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Ancient Rome Monkey See…Monkey Do.

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Presentation on theme: "Ancient Rome Monkey See…Monkey Do."— Presentation transcript:

1 Ancient Rome Monkey See…Monkey Do

2 The Beginning of the Roman Empire
The Romans were some of the greatest conquerors in the ancient world. The Roman Empire began in Italy. Italy is also on a peninsula. Around 753 B.C. people began to build the city of Rome. These people were called Romans. They did not want a king or a queen, so they became a republic. In a republic, people vote for their leaders. The Roman republic was led by the Senate. People in the Senate were called Senators. The Roman republic was NOT a democracy. Rich people had much more power than poor people. Poor people could not be leaders in Rome. Only some citizens were allowed to vote. Most Romans were not citizens.

3 The Beginning of the Roman Empire cont’d
Early Romans were divided into two classes: patricians and plebeians. The patricians were the wealthy landowners. These nobles made up Rome’s ruling class. Most of Rome’s people were plebeians. This group included artisans, shopkeepers, and owners of small farms. Both patrician and plebeian men were Roman citizens. The Romans borrowed the Latin alphabet from the Greeks, who also influenced Roman art, religion, and mythology. They believed in many of the Greek gods. They gave these Greek gods Roman names. The Romans built good roads, bridges, and aqueducts. Aqueducts were used to bring water to the city.

4 Roman Government The top officials were the consuls. Two consuls – both patricians – were chosen every year. They headed the army and ran the government. The consuls kept each other in line because each could veto, or reject, the other’s decisions. The word “veto” is Latin for “I forbid”. Other important officials were praetors. Their main job was to interpret law and act as judges in court cases. There were other officials to perform various jobs like keeping tax records, handling public finance, etc. Rome’s most important legislative, or lawmaking, body was the Senate. This was a select group of 300 patrician men who served for life. In the beginning the Senate only advised the consuls, but over time they grew in power and were able to propose laws, hold debates on important issues, and approve building programs. Another legislative body was the Assembly of Centuries. It elected important officials, such as consuls and praetors, and passed laws.

5 Roman laws we see today A person is innocent until proven guilty.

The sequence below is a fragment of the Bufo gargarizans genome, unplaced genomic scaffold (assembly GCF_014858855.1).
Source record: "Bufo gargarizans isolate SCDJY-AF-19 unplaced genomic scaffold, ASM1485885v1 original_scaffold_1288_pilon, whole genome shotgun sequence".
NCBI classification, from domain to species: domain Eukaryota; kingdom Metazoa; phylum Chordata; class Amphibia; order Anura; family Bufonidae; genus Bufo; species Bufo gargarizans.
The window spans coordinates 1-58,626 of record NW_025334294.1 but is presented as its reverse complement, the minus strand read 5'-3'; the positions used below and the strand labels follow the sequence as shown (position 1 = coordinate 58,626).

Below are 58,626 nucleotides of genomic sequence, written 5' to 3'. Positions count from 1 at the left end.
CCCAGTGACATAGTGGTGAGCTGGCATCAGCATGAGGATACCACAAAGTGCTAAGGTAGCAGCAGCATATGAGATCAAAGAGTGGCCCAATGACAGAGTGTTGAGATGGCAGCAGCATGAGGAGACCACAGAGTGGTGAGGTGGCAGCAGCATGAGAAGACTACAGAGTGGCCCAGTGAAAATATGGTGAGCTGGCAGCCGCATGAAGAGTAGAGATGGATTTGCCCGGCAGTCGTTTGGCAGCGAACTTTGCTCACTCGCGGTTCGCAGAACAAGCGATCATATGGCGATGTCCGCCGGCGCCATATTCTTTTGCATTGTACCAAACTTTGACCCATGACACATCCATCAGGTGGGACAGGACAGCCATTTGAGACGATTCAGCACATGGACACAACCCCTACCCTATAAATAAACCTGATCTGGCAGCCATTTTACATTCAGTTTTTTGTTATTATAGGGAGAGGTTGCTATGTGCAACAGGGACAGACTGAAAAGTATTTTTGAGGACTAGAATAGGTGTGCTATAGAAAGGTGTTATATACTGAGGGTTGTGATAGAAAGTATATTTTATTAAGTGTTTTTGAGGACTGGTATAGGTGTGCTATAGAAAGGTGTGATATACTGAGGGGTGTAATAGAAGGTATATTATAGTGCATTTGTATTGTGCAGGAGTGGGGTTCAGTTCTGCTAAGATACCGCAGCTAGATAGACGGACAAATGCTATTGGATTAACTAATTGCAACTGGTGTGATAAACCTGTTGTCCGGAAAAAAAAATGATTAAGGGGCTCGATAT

People accused of crimes could defend themselves before a judge. All free citizens had the right to be treated equally by the legal system. The law should apply to everyone equally and that all people should be treated the same way by the legal system. (this was called the “rule of law”.

6 Carthage The empire became large when the Romans conquered Carthage.
Carthage was a great city in North Africa. The Phoenicians had built the city of Carthage. Rome and Carthage both wanted to rule the land around the Mediterranean Sea. Rome and Carthage fought each other for more than 100 years.

7 Julius Caesar Leader of the Roman army
In 49 B.C. he was named ruler of Rome. He ruled Rome for 5 years. He gave land to poor Romans. He gave Romans jobs building new roads and temples. The Senate thought that Caesar had too much power and assassinated him in 44 B.C.

8 Augustus Caesar and Mark Antony
Octavian (Augustus Caesar) and his two generals, Mark Antony and Lipidus defeated Julius Caesar’s assassins. Lipidus was forced to retire from politics and the two leaders divided the Roman Empire between them. Octavian took the west and Antony took the east. Conflict began between to two. They fought and Octavian won. He became the first emperor in 27 B.C. He took the title of Augustus which means “the revered or majestic one” Rome was no longer a republic. Rome was now an empire. Augustus Caesar was the one ruler of all the lands in the Roman Empire. He ruled for 41 years. The Roman people lived in peace for 200 years.

9 Life in ancient Rome The Romans admired Greek art and architecture.
The Coliseum could hold some 60,000 people. The arena even had a canvas awning to protect spectators from the elements. Romans built roads to connect the empire. The saying “All roads lead to Rome” is talking about how Roman engineers built roads to all parts of the empire. Worshipped many gods and goddesses. They also believed that spirits lived in natural things such as trees and rivers. Greek gods and goddesses were popular in Rome but they were given Roman names. For example, Zeus became Jupiter, the sky god, and Aphrodite became Venus, the goddess of love and beauty.

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